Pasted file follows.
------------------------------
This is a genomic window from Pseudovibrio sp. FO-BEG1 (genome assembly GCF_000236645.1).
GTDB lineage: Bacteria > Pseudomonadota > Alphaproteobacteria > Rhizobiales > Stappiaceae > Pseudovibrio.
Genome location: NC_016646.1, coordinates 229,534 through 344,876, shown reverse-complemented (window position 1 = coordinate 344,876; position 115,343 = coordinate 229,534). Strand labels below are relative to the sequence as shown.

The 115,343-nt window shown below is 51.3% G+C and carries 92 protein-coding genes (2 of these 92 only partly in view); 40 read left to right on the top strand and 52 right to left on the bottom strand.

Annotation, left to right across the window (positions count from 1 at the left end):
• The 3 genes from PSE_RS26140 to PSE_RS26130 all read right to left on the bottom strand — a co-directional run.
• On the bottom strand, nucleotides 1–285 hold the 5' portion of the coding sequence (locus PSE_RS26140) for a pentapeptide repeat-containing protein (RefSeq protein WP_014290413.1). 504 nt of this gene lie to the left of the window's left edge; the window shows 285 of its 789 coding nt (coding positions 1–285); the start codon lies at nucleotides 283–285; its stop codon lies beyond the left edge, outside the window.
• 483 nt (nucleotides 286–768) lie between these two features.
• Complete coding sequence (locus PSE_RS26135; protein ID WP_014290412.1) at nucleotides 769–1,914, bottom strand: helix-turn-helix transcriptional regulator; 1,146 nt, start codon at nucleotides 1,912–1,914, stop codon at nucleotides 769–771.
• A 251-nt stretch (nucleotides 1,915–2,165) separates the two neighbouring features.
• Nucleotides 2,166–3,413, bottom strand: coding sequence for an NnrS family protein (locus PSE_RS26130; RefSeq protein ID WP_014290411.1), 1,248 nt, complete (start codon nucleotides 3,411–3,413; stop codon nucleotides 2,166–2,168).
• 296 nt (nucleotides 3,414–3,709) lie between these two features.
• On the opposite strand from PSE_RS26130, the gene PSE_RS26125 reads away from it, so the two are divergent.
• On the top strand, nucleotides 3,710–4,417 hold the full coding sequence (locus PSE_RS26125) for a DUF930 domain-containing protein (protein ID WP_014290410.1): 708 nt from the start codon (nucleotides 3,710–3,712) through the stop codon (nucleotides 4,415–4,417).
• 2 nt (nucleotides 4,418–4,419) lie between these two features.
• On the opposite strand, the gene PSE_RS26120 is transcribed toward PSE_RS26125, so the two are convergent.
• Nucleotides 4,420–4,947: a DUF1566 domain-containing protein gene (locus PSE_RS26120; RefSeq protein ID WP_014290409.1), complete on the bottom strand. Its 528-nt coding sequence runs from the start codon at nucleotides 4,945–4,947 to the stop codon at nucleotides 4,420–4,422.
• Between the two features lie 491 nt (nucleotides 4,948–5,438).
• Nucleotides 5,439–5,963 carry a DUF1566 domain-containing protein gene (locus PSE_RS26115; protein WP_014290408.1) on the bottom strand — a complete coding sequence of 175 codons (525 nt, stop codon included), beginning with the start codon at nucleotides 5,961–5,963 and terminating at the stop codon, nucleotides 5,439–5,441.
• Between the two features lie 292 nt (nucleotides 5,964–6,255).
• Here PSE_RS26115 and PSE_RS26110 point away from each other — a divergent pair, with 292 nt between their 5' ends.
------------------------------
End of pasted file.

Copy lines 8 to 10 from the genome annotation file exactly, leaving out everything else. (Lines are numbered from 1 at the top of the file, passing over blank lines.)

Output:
• 483 nt (nucleotides 286–768) lie between these two features.
• Complete coding sequence (locus PSE_RS26135; protein ID WP_014290412.1) at nucleotides 769–1,914, bottom strand: helix-turn-helix transcriptional regulator; 1,146 nt, start codon at nucleotides 1,912–1,914, stop codon at nucleotides 769–771.
• A 251-nt stretch (nucleotides 1,915–2,165) separates the two neighbouring features.